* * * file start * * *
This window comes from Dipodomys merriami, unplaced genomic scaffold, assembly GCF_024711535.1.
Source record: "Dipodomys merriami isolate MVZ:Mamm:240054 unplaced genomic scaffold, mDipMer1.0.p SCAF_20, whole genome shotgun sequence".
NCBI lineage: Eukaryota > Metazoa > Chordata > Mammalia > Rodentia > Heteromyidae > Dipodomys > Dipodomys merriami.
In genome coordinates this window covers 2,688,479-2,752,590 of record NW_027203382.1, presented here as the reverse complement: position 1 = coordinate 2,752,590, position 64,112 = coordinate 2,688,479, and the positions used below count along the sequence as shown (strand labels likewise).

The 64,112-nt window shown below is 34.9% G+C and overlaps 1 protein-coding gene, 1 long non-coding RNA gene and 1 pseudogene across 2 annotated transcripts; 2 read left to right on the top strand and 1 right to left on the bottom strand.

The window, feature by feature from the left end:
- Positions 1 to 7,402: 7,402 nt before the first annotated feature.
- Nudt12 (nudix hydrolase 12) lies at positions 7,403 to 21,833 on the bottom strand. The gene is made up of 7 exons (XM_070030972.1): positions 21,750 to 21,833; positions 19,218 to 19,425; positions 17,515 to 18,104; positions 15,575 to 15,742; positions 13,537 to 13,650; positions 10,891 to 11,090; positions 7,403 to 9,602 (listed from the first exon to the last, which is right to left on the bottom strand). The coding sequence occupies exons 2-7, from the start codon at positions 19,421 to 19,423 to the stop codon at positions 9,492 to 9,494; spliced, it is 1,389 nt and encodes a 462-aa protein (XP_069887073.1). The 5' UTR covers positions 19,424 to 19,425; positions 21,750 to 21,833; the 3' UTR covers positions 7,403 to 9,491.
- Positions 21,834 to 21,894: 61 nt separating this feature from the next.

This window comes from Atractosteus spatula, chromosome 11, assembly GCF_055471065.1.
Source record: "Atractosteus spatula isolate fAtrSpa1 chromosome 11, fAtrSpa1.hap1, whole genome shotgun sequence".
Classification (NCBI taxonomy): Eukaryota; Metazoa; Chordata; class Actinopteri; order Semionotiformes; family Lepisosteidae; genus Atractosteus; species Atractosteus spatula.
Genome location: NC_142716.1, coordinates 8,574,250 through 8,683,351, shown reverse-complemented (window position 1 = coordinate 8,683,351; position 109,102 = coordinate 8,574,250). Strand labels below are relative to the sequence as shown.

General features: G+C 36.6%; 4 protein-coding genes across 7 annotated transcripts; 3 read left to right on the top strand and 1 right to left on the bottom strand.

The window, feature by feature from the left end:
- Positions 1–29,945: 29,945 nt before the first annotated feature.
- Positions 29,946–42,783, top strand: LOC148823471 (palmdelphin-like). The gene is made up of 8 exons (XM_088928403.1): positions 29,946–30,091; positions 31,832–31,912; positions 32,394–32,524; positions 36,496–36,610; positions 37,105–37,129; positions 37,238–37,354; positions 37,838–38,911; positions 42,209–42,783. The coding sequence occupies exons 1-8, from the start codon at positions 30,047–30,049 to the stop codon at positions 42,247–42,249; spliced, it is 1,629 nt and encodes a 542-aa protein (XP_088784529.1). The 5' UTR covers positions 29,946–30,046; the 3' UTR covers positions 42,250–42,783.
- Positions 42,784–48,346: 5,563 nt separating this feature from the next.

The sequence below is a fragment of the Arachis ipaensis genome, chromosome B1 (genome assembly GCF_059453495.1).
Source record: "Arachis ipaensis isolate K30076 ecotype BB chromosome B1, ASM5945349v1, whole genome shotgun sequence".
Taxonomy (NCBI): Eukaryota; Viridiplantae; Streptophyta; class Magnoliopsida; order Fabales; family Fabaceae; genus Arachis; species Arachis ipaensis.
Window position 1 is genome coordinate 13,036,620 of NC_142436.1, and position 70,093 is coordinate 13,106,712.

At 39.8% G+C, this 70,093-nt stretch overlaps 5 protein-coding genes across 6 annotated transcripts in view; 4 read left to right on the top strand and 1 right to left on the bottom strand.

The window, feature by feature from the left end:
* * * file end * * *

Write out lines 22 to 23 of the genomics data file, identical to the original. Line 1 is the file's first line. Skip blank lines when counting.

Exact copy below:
Window position 1 is genome coordinate 13,036,620 of NC_142436.1, and position 70,093 is coordinate 13,106,712.

At 39.8% G+C, this 70,093-nt stretch overlaps 5 protein-coding genes across 6 annotated transcripts in view; 4 read left to right on the top strand and 1 right to left on the bottom strand.